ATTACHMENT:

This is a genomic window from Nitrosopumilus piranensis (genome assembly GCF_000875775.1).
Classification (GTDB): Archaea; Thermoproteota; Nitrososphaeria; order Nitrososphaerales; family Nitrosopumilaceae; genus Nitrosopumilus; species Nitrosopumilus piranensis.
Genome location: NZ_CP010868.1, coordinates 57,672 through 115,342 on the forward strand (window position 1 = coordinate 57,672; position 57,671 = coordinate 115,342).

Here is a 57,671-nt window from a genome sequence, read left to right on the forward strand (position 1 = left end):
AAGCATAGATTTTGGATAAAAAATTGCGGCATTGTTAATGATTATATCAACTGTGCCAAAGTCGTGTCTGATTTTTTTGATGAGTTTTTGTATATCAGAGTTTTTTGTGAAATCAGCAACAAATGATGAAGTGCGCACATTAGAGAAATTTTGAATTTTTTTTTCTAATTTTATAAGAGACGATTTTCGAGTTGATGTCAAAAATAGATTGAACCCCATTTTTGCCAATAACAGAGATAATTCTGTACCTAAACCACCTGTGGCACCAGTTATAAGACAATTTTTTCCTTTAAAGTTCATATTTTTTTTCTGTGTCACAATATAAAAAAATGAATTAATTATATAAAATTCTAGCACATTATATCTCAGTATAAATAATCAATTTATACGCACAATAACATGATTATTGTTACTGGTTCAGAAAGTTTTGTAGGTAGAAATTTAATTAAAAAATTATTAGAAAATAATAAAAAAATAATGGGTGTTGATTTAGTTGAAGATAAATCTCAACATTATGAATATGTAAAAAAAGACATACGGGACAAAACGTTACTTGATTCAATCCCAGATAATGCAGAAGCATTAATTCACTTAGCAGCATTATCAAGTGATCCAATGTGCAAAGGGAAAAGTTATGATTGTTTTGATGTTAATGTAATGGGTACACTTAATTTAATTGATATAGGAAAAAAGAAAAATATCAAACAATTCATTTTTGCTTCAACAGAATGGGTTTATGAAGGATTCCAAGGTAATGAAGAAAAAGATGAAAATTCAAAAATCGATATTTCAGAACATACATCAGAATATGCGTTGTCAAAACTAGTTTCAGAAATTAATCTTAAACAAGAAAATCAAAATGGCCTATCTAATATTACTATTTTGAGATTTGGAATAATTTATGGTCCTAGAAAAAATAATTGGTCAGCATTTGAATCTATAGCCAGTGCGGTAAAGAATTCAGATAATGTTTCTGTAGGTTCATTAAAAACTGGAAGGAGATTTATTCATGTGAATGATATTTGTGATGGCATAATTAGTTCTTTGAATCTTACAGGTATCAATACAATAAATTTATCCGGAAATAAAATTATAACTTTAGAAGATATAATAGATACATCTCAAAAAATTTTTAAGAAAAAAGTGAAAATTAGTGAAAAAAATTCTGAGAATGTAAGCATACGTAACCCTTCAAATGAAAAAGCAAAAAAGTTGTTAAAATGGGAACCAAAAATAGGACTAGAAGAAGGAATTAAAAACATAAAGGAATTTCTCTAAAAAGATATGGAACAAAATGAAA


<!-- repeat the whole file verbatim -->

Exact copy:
This is a genomic window from Nitrosopumilus piranensis (genome assembly GCF_000875775.1).
Classification (GTDB): Archaea; Thermoproteota; Nitrososphaeria; order Nitrososphaerales; family Nitrosopumilaceae; genus Nitrosopumilus; species Nitrosopumilus piranensis.
Genome location: NZ_CP010868.1, coordinates 57,672 through 115,342 on the forward strand (window position 1 = coordinate 57,672; position 57,671 = coordinate 115,342).

Here is a 57,671-nt window from a genome sequence, read left to right on the forward strand (position 1 = left end):
AAGCATAGATTTTGGATAAAAAATTGCGGCATTGTTAATGATTATATCAACTGTGCCAAAGTCGTGTCTGATTTTTTTGATGAGTTTTTGTATATCAGAGTTTTTTGTGAAATCAGCAACAAATGATGAAGTGCGCACATTAGAGAAATTTTGAATTTTTTTTTCTAATTTTATAAGAGACGATTTTCGAGTTGATGTCAAAAATAGATTGAACCCCATTTTTGCCAATAACAGAGATAATTCTGTACCTAAACCACCTGTGGCACCAGTTATAAGACAATTTTTTCCTTTAAAGTTCATATTTTTTTTCTGTGTCACAATATAAAAAAATGAATTAATTATATAAAATTCTAGCACATTATATCTCAGTATAAATAATCAATTTATACGCACAATAACATGATTATTGTTACTGGTTCAGAAAGTTTTGTAGGTAGAAATTTAATTAAAAAATTATTAGAAAATAATAAAAAAATAATGGGTGTTGATTTAGTTGAAGATAAATCTCAACATTATGAATATGTAAAAAAAGACATACGGGACAAAACGTTACTTGATTCAATCCCAGATAATGCAGAAGCATTAATTCACTTAGCAGCATTATCAAGTGATCCAATGTGCAAAGGGAAAAGTTATGATTGTTTTGATGTTAATGTAATGGGTACACTTAATTTAATTGATATAGGAAAAAAGAAAAATATCAAACAATTCATTTTTGCTTCAACAGAATGGGTTTATGAAGGATTCCAAGGTAATGAAGAAAAAGATGAAAATTCAAAAATCGATATTTCAGAACATACATCAGAATATGCGTTGTCAAAACTAGTTTCAGAAATTAATCTTAAACAAGAAAATCAAAATGGCCTATCTAATATTACTATTTTGAGATTTGGAATAATTTATGGTCCTAGAAAAAATAATTGGTCAGCATTTGAATCTATAGCCAGTGCGGTAAAGAATTCAGATAATGTTTCTGTAGGTTCATTAAAAACTGGAAGGAGATTTATTCATGTGAATGATATTTGTGATGGCATAATTAGTTCTTTGAATCTTACAGGTATCAATACAATAAATTTATCCGGAAATAAAATTATAACTTTAGAAGATATAATAGATACATCTCAAAAAATTTTTAAGAAAAAAGTGAAAATTAGTGAAAAAAATTCTGAGAATGTAAGCATACGTAACCCTTCAAATGAAAAAGCAAAAAAGTTGTTAAAATGGGAACCAAAAATAGGACTAGAAGAAGGAATTAAAAACATAAAGGAATTTCTCTAAAAAGATATGGAACAAAATGAAA